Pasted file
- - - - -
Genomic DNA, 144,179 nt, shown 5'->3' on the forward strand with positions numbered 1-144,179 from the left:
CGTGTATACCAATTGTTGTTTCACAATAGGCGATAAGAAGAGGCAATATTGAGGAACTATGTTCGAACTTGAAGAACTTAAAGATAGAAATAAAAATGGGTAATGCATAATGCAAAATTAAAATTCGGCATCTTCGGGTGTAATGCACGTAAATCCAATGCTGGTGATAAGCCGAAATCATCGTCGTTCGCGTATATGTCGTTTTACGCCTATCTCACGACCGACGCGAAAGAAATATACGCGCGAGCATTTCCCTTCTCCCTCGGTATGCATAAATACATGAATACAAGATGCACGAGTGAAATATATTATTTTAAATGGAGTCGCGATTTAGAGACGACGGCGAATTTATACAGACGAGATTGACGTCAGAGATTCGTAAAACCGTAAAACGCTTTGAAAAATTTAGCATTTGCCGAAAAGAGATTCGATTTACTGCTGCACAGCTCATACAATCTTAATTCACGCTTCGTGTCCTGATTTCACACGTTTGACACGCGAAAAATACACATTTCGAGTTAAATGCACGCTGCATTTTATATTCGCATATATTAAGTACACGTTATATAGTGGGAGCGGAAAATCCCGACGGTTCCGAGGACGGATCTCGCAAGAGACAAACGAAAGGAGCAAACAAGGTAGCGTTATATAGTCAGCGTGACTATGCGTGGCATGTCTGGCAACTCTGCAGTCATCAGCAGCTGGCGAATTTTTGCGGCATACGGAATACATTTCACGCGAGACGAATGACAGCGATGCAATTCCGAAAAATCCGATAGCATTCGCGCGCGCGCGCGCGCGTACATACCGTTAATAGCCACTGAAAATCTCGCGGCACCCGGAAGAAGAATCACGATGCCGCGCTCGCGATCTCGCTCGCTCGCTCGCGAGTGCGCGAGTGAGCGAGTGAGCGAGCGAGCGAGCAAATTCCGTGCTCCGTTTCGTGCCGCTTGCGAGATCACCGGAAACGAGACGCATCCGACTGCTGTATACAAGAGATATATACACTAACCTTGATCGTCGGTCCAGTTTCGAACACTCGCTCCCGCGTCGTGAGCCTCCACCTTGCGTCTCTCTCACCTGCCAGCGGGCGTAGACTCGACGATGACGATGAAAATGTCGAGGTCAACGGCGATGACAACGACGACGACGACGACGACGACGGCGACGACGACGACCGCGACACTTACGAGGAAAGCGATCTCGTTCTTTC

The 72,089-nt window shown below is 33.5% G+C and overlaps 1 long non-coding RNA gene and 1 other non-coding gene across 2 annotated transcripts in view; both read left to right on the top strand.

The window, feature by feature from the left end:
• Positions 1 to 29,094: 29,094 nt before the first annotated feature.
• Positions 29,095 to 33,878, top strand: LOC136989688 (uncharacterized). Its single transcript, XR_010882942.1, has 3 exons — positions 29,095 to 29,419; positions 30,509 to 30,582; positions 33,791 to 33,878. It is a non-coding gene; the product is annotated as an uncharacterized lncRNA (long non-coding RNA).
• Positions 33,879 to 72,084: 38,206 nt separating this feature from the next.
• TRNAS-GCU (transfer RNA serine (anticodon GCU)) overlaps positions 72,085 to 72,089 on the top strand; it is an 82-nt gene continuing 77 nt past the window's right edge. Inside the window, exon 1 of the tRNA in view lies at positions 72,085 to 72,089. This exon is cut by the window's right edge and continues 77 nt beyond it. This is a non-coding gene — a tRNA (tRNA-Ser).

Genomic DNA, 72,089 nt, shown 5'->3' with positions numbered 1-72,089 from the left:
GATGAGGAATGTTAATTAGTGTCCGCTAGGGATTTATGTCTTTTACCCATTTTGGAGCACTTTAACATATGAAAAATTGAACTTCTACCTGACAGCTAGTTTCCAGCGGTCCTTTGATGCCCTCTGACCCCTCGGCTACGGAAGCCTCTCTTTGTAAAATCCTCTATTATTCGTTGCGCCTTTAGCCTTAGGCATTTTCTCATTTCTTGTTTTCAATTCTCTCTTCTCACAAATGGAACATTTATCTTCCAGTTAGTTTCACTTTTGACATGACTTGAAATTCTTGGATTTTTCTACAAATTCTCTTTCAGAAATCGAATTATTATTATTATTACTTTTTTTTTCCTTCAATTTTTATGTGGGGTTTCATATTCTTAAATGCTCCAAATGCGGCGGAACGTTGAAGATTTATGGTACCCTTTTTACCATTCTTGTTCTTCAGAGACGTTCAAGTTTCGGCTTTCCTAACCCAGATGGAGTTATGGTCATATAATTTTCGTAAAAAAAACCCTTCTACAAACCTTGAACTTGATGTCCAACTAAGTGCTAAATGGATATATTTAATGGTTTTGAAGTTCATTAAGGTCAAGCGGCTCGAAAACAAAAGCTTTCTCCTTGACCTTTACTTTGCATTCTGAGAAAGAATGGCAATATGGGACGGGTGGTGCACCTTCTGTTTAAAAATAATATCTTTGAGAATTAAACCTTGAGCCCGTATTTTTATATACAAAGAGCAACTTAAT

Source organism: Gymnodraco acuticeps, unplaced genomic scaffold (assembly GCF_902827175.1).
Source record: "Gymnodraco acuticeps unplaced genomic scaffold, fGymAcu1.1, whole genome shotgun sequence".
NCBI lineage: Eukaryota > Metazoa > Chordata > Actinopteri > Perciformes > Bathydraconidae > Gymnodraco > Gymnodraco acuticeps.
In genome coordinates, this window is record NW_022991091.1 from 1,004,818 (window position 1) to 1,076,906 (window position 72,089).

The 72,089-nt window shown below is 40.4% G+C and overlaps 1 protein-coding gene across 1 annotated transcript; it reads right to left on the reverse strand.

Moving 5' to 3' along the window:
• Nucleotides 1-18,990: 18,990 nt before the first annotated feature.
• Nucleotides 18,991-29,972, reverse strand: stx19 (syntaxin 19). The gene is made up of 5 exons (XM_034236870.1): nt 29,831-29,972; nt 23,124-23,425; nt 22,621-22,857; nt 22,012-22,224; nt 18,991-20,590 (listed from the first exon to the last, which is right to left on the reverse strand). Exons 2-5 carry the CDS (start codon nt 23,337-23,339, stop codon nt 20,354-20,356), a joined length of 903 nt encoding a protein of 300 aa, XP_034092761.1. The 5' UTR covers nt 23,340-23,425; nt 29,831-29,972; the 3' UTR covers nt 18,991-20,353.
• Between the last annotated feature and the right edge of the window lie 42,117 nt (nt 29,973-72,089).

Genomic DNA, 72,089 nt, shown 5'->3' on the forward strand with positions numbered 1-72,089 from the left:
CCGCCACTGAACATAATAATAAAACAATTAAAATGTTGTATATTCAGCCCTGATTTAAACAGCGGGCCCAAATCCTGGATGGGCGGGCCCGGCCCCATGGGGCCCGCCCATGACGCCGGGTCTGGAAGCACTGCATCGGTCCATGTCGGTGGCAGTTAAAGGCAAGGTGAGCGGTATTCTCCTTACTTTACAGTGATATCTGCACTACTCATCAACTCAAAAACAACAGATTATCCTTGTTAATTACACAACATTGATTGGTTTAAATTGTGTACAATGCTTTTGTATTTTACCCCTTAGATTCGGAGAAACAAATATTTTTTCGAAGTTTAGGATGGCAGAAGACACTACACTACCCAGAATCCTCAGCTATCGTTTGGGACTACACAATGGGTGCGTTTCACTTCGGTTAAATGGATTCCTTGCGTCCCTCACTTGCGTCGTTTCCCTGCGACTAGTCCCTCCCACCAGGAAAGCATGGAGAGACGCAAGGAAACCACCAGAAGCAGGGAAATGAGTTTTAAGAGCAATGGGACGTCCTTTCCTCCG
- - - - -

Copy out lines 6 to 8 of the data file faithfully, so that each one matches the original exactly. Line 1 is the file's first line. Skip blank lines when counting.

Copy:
• Positions 29,095 to 33,878, top strand: LOC136989688 (uncharacterized). Its single transcript, XR_010882942.1, has 3 exons — positions 29,095 to 29,419; positions 30,509 to 30,582; positions 33,791 to 33,878. It is a non-coding gene; the product is annotated as an uncharacterized lncRNA (long non-coding RNA).
• Positions 33,879 to 72,084: 38,206 nt separating this feature from the next.
• TRNAS-GCU (transfer RNA serine (anticodon GCU)) overlaps positions 72,085 to 72,089 on the top strand; it is an 82-nt gene continuing 77 nt past the window's right edge. Inside the window, exon 1 of the tRNA in view lies at positions 72,085 to 72,089. This exon is cut by the window's right edge and continues 77 nt beyond it. This is a non-coding gene — a tRNA (tRNA-Ser).